Utility Week

Utility Week 13th October 2017

Utility Week - authoritative, impartial and essential reading for senior people within utilities, regulators and government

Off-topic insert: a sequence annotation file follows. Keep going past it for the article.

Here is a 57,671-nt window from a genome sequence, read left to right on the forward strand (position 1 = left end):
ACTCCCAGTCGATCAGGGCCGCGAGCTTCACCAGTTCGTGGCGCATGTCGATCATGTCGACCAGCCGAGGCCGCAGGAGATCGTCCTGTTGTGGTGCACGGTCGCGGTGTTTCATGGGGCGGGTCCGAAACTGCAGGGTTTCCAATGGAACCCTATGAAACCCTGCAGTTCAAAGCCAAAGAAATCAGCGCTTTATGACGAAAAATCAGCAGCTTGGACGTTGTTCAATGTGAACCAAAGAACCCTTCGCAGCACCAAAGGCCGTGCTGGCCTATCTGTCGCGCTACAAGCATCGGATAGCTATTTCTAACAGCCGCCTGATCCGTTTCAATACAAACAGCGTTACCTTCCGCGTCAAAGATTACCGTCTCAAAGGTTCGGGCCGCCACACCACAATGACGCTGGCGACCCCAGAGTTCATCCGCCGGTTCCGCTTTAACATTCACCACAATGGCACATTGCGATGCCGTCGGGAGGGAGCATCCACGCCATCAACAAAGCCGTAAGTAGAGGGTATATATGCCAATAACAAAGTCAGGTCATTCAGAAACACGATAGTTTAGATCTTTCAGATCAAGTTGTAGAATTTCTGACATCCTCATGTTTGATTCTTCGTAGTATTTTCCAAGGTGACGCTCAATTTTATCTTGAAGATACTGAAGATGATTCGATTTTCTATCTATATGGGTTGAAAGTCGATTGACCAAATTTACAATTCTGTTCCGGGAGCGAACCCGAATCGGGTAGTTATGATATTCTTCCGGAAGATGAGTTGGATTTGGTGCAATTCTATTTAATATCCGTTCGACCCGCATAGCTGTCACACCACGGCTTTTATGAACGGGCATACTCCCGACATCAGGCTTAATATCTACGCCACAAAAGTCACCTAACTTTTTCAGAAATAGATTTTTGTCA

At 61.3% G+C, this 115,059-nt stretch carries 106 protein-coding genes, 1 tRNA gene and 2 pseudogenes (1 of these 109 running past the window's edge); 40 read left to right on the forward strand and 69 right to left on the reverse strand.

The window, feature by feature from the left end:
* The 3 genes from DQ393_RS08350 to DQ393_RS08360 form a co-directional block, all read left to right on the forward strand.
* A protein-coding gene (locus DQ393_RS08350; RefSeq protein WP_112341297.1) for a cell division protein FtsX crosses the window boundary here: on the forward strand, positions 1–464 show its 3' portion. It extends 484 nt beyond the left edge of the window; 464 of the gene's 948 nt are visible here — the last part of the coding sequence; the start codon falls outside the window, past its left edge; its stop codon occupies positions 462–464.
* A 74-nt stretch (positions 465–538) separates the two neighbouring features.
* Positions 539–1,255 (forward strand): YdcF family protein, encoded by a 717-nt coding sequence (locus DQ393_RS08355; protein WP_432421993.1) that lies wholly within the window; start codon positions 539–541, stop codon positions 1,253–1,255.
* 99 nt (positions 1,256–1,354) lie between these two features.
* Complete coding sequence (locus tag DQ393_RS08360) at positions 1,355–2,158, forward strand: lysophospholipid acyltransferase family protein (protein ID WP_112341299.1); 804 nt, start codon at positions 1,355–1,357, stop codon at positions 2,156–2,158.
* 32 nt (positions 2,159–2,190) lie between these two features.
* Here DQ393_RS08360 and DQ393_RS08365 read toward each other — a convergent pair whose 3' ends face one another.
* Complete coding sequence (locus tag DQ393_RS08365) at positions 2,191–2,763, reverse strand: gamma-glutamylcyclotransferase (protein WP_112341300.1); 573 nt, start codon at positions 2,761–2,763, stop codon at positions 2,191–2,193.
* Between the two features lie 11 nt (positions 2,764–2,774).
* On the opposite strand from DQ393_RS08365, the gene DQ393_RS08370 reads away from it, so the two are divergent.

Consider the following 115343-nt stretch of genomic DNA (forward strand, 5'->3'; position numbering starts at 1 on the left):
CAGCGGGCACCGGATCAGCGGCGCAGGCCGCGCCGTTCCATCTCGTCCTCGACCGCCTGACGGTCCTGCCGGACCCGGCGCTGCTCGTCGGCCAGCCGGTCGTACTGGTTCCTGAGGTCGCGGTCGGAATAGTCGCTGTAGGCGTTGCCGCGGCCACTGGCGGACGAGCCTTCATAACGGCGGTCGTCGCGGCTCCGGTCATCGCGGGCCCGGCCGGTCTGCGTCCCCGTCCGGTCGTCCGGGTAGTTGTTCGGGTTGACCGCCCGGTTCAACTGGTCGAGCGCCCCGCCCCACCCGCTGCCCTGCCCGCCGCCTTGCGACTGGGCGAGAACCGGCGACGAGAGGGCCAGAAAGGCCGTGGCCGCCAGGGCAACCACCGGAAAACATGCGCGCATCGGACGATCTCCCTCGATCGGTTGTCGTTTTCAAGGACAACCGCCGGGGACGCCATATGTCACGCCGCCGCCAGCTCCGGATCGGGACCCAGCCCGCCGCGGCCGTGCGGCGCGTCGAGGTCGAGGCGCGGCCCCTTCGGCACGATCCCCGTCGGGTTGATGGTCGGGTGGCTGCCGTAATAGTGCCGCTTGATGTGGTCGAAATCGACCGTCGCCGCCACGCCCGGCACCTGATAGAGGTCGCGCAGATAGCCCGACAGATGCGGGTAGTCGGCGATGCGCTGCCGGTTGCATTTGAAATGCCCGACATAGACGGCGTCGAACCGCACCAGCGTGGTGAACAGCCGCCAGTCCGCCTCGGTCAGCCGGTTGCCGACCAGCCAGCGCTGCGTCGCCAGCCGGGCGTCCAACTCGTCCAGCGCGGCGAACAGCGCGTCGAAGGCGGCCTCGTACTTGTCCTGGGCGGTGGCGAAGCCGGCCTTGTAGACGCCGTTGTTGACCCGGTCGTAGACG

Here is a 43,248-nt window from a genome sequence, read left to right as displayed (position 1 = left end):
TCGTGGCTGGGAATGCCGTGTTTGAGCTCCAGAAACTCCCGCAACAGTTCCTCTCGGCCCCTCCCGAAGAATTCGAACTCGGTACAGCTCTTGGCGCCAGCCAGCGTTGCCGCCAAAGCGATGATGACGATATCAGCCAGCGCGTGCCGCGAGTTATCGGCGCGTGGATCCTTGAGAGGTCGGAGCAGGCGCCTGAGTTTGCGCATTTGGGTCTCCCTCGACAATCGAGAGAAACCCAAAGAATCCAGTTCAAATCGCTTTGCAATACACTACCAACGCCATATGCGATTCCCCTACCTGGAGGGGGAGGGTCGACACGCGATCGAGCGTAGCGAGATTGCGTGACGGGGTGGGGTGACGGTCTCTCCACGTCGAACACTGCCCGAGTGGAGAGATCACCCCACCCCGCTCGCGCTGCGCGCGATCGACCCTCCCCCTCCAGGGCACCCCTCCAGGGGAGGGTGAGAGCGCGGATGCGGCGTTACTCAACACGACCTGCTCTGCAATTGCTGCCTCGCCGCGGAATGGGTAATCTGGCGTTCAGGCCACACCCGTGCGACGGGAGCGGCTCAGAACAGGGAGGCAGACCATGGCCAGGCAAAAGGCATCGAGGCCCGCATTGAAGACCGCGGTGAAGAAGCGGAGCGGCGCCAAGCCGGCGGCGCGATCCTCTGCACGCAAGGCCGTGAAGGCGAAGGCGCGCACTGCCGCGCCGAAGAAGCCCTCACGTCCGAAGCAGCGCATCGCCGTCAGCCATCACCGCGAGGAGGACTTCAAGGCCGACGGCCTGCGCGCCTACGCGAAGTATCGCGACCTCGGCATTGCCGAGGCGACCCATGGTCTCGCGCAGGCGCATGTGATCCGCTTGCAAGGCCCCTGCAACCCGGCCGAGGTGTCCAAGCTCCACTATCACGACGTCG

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26 | 13TH - 19TH OCTOBER 2017 | UTILITY WEEK Customers Analysis A strongly worded letter is a power- ful tool for disgruntled customers, especially when they want to inform a company that it has failed to live up to expectations. It's a fact that water companies will be acutely aware of in the wake of the recent report by the Consumer Council for Water (CCWater) on complaints in the sector. The report warned that aer significant reductions in previous years, the improving trend for written complaints and unwanted contacts (calls unwanted from the custom- er's perspective) has "stalled" in the water industry since 2014/15. On the plus side, companies in England and Wales received fewer than 100,000 writ- ten complaints in 2016/17, for the first time in more than 20 years. However CCWater insists that the proliferation of complaints chan- nels, including web chat tools and social media platforms as well as more established channels like telephone and email, mean that the quality of complaints handling – not to mention problems around "unwanted contacts" from utilities firms – is under pres- sure more than ever before. With the prospect of being named and shamed on CCWater's complaints league table, water companies need to get better at reducing the causes of complaints and resolving customer issues. CCWater's 11th complaints report, released on 20 September, showed an increase of more than 40,000 in "unwanted contacts" to 2.14 million, which offset the 20-year low for written complaint submis- sions in 2016/17. The consumer champion is now pressing companies to "get customer service right first time", while CCWater chief executive Tony Smith adds: "We'll be chal- lenging all of the industry to deliver an even better service, but particularly the poorest performers." Of the laggards, CCWater's report showed that Cambridge Water's performance gen- erates the most cause for concern, with a drastic rise of nearly 250 per cent in written complaints. The company is now required to report to CCWater by the end of October to explain what it is doing to improve service. A spokesperson for CCWater tells Utility Week: "We will be keeping up pressure on the industry. We don't want to see a reversal of the improving trend. There is no room for complacency. "We will name and shame poor perform- ers but we also want to praise companies when they do well. Ultimately, we want the industry to get it right first time." As with previous years, the report pre- dominantly centres on written complaints, because they provide detailed information and a comparable way of assessing the per- formance of each company. Yet, acknowledging customers are increasingly contacting companies by other means, CCWater also looked at unwanted contacts to determine a company's per- formance. Future reports will look at com- plaints through all channels, including social media. So, even today's strong per- forming companies will need to make sure they are on top of their game in every area going forward. Overall, written complaints received between April 2016 and March 2017 fell by 11 per cent compared with 2015/16. Water com- panies received 95,274 written complaints, down from 106,839, with 12 of the 21 compa- nies reporting a fall. Dee Valley (-35.4 per cent), South East (-30.3 per cent), South West (-29.3 per cent) and Anglian (-25.3 per cent) all made notice- able improvements. Southern Water, Bourne- mouth, Affinity and Welsh Water, which have been required to submit quarterly reports to CCWater aer showing significant increases in 2015/16, also reported fewer complaints. Despite seeing the largest reduction (-44.5 per cent) in written complaints, Southern remained the worst performer across the board and must continue to provide regular reports, along with Affinity and Welsh Water. Meanwhile, Bournemouth is no longer on the "watch list" aer seeing a fall in written complaints (-32.5 per cent) and unwanted contacts (-25.7 per cent). Bucking the downward trend of the sec- tor, nine companies reported an increase in customers writing to express dissatisfac- tion, including Bristol (+67.9 per cent) and Portsmouth (+53.8 per cent), which saw Water company complaints CCWater's annual complaints report shows written complaints at a 20-year low, but celebrations are muted because 'unwanted contacts' show a worrying increase. Katey Pigden reports. UNWANTED CONTACTS PER 10,000 CONNECTIONS IN 2016/17, AND CHANGE FROM 2015/16 Southern Yorkshire Thames Dwr Cymru South West Northumbrian Wessex Severn Trent United Utilities Anglian Affinity Water SES Water Dee Valley Bristol Essex & Suffolk Cambridge South East Hartlepool Bournemouth Portsmouth South Staffs Water and sewerage companies Water-only companies 0 200 400 600 800 1,000 1,200 -10.1% -5.0% -25.7% -3.0% -18.6% -9.4% -3.9% -41.6% -17.1% -6.2% -6.2% -11.6% -7.1% -3.8% +58.8% +2.5% +13.4% +10.0% +4.2% +51.6% +37.2% Average 721

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